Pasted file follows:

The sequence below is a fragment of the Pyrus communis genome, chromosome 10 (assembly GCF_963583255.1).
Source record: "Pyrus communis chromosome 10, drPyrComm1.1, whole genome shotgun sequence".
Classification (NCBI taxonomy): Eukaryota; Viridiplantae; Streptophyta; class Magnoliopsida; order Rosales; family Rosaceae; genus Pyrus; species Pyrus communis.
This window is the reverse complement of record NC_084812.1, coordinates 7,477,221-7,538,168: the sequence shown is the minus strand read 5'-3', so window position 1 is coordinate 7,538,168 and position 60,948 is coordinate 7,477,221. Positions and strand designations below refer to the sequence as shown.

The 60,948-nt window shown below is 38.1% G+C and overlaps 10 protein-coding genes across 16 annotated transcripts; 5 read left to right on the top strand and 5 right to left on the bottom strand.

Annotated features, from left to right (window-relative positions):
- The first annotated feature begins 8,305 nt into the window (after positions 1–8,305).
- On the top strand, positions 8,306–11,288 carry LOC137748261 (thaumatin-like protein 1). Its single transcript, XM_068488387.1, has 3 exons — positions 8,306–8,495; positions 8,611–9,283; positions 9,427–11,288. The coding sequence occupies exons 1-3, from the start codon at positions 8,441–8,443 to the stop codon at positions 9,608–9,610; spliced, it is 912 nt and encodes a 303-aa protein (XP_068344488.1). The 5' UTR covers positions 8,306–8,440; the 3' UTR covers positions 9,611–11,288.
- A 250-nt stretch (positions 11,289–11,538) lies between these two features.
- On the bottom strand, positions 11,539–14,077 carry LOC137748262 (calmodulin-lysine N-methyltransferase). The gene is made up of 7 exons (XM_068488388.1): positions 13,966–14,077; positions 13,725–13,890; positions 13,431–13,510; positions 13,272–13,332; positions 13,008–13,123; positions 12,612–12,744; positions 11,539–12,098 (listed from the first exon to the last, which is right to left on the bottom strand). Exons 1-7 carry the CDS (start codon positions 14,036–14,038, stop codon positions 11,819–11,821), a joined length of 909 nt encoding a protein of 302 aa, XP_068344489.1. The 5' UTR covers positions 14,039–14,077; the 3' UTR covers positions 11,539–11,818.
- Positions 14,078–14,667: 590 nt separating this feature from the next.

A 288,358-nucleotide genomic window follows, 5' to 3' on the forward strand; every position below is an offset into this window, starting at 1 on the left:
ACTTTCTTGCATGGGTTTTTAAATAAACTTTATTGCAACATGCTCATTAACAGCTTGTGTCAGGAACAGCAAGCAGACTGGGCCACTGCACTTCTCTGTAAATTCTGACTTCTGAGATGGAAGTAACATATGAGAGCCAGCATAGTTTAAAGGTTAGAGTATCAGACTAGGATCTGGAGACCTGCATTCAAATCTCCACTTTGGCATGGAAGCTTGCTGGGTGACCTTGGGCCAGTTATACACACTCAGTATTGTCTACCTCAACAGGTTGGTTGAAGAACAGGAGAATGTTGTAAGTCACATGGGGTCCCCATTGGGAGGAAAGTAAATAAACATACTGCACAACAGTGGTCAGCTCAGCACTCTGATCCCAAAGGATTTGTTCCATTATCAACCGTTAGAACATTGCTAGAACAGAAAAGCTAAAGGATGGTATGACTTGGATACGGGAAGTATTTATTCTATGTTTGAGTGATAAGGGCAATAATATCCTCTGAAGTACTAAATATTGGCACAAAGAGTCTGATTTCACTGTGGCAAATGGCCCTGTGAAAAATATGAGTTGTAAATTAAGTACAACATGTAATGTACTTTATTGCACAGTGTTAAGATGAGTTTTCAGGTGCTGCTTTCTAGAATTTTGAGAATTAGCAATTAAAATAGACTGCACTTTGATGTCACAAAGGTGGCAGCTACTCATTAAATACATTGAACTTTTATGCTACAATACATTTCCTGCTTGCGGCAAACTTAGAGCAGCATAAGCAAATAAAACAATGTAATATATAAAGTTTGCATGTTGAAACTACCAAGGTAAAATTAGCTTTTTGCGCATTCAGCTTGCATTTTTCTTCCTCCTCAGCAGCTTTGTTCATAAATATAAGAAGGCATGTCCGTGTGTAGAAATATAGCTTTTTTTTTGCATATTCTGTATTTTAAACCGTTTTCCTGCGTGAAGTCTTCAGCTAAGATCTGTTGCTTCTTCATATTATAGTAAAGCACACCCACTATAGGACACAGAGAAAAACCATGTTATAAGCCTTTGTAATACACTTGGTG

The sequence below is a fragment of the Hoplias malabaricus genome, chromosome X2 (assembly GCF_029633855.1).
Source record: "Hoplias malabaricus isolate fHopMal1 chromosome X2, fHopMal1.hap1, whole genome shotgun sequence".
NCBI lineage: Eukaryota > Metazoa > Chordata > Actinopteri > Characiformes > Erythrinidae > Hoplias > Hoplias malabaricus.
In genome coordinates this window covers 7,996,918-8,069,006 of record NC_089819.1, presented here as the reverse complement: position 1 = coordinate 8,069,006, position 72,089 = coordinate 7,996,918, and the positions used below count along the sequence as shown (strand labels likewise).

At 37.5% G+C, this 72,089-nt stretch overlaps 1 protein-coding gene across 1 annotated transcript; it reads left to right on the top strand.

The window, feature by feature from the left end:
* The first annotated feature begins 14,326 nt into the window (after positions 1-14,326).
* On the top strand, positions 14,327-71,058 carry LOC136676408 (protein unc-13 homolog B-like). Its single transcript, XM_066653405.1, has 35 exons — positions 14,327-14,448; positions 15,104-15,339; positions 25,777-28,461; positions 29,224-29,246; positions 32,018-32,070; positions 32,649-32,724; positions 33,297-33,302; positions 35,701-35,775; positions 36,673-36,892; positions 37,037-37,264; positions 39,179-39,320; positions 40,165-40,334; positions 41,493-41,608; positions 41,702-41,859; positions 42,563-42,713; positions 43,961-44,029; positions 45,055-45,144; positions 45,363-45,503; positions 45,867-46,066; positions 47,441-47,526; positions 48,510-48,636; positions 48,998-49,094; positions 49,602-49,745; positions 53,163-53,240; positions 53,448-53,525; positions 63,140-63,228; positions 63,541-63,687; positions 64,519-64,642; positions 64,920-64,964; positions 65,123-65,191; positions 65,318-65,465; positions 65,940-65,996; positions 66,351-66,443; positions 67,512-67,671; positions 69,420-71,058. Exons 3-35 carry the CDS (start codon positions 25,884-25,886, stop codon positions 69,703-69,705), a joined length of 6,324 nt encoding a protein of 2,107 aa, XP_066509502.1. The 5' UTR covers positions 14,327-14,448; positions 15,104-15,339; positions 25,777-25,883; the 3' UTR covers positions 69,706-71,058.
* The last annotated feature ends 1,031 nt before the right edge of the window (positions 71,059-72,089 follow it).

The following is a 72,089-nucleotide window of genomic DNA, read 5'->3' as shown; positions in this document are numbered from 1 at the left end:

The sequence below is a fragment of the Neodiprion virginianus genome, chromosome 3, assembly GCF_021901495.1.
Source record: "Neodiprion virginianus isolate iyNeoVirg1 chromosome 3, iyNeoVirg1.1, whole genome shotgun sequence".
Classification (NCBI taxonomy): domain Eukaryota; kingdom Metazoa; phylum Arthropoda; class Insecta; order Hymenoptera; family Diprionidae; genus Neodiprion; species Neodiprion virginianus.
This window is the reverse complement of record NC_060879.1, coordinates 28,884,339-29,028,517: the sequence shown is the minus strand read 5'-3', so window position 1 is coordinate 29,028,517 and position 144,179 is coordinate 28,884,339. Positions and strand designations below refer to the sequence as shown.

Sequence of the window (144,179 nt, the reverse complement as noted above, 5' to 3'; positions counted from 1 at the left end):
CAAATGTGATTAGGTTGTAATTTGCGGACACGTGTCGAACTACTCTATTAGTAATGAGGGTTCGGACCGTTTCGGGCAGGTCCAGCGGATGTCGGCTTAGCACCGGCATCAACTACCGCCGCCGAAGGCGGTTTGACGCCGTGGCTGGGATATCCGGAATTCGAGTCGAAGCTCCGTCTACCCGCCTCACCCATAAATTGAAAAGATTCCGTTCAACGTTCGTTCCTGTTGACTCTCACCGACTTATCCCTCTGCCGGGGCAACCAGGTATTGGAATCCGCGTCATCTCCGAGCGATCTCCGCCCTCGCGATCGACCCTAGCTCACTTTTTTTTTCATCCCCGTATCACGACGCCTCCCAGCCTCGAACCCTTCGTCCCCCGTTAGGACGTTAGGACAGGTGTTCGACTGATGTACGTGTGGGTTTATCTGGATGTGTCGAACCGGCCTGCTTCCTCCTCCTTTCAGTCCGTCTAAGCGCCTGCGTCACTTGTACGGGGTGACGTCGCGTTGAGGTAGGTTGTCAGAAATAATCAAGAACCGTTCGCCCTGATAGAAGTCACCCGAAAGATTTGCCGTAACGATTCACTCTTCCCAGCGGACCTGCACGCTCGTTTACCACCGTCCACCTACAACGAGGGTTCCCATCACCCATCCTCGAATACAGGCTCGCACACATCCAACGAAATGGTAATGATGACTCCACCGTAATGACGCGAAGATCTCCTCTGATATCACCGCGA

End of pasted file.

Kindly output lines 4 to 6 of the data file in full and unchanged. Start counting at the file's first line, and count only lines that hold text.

This window is the reverse complement of record NC_084812.1, coordinates 7,477,221-7,538,168: the sequence shown is the minus strand read 5'-3', so window position 1 is coordinate 7,538,168 and position 60,948 is coordinate 7,477,221. Positions and strand designations below refer to the sequence as shown.

The 60,948-nt window shown below is 38.1% G+C and overlaps 10 protein-coding genes across 16 annotated transcripts; 5 read left to right on the top strand and 5 right to left on the bottom strand.

Annotated features, from left to right (window-relative positions):